If you are lucky enough to find a teacher who displays these attributes, you still must consider whether the teachers personal style fits well with your own. It is your own personal karmic conditioning, Bassui wrote, that attracts you to some forms of teaching and repels you from others. As long as the style of the teacher you choose fits your temperament, many styles can bring results. Nor does it matter how many students your teacher has. Better a genuine teacher with a few disciples than a fake teacher with thousands!
Bassui warned that there are two types of false teachers: those who are arrogantly self-deluded and those who are cynically manipulative of others. The first type includes teachers who have some familiarity with the superficial aspects of the Dharma but have made a little personal spiritual progress. Such teachers may have convinced themselves that they are enlightened and superior to everybody else. Although what such self-deluded masters teach may be authentic Buddhism, their knowledge is imperfect as it is unsubstantiated by direct experience and so can mislead their followers. Though less common, the second type of false teacher includes those who knowingly pretend to be enlightened because they enjoy the power they have over the people they dupe; as Bassui says, They pass through this world, deceiving men and women.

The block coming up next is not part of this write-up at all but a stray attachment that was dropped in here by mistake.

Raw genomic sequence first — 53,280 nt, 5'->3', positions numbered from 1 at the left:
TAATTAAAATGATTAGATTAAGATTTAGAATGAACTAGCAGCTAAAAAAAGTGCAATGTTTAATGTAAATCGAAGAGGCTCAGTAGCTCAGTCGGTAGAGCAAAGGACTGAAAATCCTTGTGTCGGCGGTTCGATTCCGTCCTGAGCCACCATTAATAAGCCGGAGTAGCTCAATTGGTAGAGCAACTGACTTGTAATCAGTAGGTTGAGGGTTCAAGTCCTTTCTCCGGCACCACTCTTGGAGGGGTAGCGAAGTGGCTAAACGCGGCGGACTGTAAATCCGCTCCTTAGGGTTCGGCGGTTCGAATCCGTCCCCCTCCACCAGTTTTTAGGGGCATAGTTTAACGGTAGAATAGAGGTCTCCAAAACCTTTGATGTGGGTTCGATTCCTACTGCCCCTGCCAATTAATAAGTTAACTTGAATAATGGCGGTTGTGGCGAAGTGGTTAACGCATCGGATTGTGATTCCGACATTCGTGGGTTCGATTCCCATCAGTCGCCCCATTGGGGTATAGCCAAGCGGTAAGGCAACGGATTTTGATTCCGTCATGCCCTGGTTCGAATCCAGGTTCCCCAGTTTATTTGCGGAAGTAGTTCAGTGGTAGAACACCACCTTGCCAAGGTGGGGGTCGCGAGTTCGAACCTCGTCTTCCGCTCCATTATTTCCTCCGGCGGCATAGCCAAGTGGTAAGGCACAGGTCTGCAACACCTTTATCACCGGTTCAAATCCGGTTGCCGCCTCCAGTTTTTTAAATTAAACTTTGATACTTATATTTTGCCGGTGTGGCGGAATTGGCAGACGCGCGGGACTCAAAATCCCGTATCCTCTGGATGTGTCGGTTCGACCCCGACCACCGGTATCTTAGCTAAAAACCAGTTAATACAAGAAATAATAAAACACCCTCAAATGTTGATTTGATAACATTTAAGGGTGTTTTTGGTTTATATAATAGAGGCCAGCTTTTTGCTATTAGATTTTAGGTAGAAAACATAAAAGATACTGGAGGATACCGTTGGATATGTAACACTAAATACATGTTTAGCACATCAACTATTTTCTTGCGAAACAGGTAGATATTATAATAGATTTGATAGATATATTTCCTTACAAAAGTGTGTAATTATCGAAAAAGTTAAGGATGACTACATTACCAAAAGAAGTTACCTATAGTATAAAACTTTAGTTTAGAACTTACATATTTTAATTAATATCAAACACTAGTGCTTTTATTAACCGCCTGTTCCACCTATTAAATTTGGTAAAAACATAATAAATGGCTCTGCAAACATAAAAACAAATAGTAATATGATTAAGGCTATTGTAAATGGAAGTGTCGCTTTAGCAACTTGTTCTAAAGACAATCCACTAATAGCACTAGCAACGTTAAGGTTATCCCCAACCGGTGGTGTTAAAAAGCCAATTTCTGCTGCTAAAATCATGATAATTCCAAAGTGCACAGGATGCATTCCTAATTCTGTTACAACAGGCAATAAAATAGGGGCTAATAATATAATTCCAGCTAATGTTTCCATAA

How might you apply Bassuis advice to your own search for a good spiritual teacher? First, carefully check the credentials of anybody who claims to be a spiritual teacher.Observe carefully for a while, asking yourself: Does the teachers behavior match his/her words? Is the teacher affiliated with a reputable organization or movement? What was his/her training? Has the teacher been accredited by a reputable teacher? Rather than taking the teachers word on any of these credentials, confirm them with others, if you can. Next, avoid committing yourself immediately. Take your time and watch carefully how the teacher behaves and how he/she interacts with students. Finally, and above all, use your common sense. Choosing a spiritual teacher is a bit like choosing a doctor or a dentist; its your spiritual health that is at stake!
Though Bassui does not specifically mention humor as a useful test to detect a genuine teacher, you will find that most good teachers also have a well-developed sense of humor and are not afraid of laughing at themselves on occasion.